the mud bowl in Portland, which more often than not takes a good deal out of a runner. The course was not as
bad this year & last, because it was essentially frozen, yet they both ran on a course, which is not a true XC
course and forces runners to use different muscles in different ways. That said Smorgy, as he is often called,
finished third at Foot Locker last year. The South Dakota State champion won the Heartland title but placed
fifth in the Midwest Regional. Jake Laingangis the North Dakota champion and he finished second at Heartland.
Jake ran a very fine 15:10 to earn second on the Kenosha course.
As noted this a very fine field with many runners having impressive credentials. Billy Gaudreau of California
is a California Divisional champion, who has scored at orange County and in a division at Mt. SAC. Dallin
Farnsworth of Idaho has a string of victories that include Caldwell, the Tiger/Grizz and Firman. The two-time
State champion has erased a number of records and he showed he can handle hills at both Firman & the West
Regional. Tim Ball scored at the New Jersey Meet of Champions and has succeeded at Shore Coaches.
His only loss prior to his third place in the Northeast Regional was his second place finish to Edward Cheserek
at Eastern States. Another runner to watch is Daniel Lennon of New York, who finished third at State, yet
grabbed second in the Northeast. He has also earned victories at Burnt hills, as well as V-V-S. There are many
fine runners, who will make their own cases on Saturday including California C J Albertson, who won at Clovis,
Mt. Whitney, Woodbridge & Seaman before an off day at State. He and the others both mentioned and
unrecognized here could have more than something to say on race day.
Unlike last year, when Aisling Cuffe appeared to be as close to a lock as a cross country race can have,
this year's race appears to be fairly wide open at least on paper. Molly Seidel of Wisconsin earned our attention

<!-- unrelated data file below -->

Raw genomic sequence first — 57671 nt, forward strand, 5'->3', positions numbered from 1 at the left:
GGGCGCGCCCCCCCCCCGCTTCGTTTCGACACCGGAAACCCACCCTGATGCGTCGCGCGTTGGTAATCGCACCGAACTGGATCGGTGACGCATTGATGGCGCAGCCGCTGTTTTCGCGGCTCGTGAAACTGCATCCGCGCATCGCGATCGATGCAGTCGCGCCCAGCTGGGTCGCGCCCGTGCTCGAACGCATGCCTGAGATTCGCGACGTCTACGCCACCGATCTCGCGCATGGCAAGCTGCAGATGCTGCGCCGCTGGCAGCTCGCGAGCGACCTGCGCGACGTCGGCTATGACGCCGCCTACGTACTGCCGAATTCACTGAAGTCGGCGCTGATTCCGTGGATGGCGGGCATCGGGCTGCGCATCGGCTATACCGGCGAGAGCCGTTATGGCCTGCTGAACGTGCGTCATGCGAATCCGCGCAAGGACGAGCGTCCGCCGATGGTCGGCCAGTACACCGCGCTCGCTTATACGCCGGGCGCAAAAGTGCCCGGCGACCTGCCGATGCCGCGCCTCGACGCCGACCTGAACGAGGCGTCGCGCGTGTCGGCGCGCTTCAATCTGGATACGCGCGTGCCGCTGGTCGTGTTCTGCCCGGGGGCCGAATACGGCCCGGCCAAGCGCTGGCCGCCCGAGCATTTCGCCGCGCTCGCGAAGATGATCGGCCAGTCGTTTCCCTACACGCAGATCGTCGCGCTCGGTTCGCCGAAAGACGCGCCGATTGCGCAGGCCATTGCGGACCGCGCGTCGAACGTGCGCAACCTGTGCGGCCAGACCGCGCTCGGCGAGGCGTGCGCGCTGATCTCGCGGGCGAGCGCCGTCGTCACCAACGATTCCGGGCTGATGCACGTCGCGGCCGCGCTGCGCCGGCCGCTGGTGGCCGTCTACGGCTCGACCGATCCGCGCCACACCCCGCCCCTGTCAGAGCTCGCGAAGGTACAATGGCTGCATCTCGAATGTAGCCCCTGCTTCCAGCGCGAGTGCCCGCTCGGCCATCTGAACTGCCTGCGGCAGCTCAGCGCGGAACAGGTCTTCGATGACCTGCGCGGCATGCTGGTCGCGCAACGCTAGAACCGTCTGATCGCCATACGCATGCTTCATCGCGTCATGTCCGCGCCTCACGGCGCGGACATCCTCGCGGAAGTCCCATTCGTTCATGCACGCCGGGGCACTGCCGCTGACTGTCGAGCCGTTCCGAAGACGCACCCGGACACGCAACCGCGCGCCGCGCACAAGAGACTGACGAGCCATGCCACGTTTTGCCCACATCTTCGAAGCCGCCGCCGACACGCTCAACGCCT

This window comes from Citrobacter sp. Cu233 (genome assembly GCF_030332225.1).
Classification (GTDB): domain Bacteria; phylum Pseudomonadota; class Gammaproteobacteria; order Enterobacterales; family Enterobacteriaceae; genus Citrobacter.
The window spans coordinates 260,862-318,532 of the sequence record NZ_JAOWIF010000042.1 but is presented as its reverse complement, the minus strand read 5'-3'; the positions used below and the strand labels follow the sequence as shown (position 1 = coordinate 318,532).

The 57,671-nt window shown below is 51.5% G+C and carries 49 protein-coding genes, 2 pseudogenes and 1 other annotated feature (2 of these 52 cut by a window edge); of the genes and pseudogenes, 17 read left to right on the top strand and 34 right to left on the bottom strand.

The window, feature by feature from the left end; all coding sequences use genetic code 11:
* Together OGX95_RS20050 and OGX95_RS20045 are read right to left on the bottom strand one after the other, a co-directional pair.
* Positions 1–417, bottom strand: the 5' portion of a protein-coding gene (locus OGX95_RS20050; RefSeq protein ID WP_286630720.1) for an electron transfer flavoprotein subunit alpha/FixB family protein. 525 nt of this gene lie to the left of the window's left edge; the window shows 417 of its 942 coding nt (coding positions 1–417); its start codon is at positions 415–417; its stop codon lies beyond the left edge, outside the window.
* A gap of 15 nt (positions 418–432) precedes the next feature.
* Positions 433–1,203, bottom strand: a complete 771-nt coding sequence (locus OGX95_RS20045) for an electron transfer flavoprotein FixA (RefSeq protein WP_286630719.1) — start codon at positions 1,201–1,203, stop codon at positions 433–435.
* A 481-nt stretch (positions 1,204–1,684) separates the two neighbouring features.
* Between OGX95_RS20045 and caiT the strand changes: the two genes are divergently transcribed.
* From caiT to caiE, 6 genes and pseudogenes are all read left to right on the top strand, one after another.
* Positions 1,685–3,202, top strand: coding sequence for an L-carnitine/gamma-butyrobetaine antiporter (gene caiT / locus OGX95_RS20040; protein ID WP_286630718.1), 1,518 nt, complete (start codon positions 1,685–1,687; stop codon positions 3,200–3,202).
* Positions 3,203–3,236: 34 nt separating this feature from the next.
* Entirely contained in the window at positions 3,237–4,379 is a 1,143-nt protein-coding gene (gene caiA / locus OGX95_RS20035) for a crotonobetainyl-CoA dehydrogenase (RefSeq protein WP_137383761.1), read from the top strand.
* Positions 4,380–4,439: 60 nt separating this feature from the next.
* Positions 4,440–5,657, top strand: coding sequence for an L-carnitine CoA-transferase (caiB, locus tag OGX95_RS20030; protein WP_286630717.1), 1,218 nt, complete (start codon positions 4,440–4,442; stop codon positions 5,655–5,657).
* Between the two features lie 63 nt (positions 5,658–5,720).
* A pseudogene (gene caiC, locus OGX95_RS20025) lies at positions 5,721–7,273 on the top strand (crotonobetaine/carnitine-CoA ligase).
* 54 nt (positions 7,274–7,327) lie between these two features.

last year when she soared over the Kenosha course in mid-season. A badly swollen knee compromised last
year's regional race, yet she still managed to finish eleventh. This year a healthy Seidel has been so impressive,
that she has been compared with Suzy Favor Hamilton, who like Molly is a fout-time Wisconsin State champion.
this season she won at Arrowhead, Kenosha Angel, Wi. Lutheran and the Border War. Anyone, who can run
17:08 on the Wisconsin-Parkside course has to be feared, for after all even the great two-time national champion
Melody Fairchild 'only' ran 17:10. While we are on the subject of four-time State champions, we should consider
Abbey Leonardi of Maine, who also is a three-time Foot Locker finalist. Is the third time the charm? That is
hard to say but she certainly knows the course. Abbey has won at the Miane Festival of Champions & the
West Maine Regional before placing second in the Northeast.
Angel Piccirillo of Pennsylvania had been predicted to place no worse than third in the Northeast and then
quickly took care of that prosnostication by earning the victory. The Pennsylvania State champion also won
the Harry Groves Invitational. She was a 2010 finalist as well. Julia Bos won the Pioneer Classic early in the